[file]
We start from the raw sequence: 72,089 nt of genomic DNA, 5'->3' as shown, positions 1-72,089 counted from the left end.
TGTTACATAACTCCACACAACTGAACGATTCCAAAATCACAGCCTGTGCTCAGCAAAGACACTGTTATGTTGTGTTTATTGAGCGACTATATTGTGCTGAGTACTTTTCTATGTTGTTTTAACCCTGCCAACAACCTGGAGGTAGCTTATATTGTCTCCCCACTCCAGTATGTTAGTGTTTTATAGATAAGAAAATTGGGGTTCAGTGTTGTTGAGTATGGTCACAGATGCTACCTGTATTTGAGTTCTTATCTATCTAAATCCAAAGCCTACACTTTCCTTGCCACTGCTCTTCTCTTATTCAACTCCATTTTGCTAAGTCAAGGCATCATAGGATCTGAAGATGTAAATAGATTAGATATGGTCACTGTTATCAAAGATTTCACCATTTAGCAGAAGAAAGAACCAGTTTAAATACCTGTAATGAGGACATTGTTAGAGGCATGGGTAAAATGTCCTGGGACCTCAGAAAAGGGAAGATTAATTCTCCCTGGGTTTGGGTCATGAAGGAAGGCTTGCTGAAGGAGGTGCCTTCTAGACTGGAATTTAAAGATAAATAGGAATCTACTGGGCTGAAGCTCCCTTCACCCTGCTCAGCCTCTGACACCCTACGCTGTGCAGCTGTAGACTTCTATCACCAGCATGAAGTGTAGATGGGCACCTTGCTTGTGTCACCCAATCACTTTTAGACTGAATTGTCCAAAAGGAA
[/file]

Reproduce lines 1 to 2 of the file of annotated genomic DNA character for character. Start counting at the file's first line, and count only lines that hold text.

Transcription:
We start from the raw sequence: 72,089 nt of genomic DNA, 5'->3' as shown, positions 1-72,089 counted from the left end.
TGTTACATAACTCCACACAACTGAACGATTCCAAAATCACAGCCTGTGCTCAGCAAAGACACTGTTATGTTGTGTTTATTGAGCGACTATATTGTGCTGAGTACTTTTCTATGTTGTTTTAACCCTGCCAACAACCTGGAGGTAGCTTATATTGTCTCCCCACTCCAGTATGTTAGTGTTTTATAGATAAGAAAATTGGGGTTCAGTGTTGTTGAGTATGGTCACAGATGCTACCTGTATTTGAGTTCTTATCTATCTAAATCCAAAGCCTACACTTTCCTTGCCACTGCTCTTCTCTTATTCAACTCCATTTTGCTAAGTCAAGGCATCATAGGATCTGAAGATGTAAATAGATTAGATATGGTCACTGTTATCAAAGATTTCACCATTTAGCAGAAGAAAGAACCAGTTTAAATACCTGTAATGAGGACATTGTTAGAGGCATGGGTAAAATGTCCTGGGACCTCAGAAAAGGGAAGATTAATTCTCCCTGGGTTTGGGTCATGAAGGAAGGCTTGCTGAAGGAGGTGCCTTCTAGACTGGAATTTAAAGATAAATAGGAATCTACTGGGCTGAAGCTCCCTTCACCCTGCTCAGCCTCTGACACCCTACGCTGTGCAGCTGTAGACTTCTATCACCAGCATGAAGTGTAGATGGGCACCTTGCTTGTGTCACCCAATCACTTTTAGACTGAATTGTCCAAAAGGAA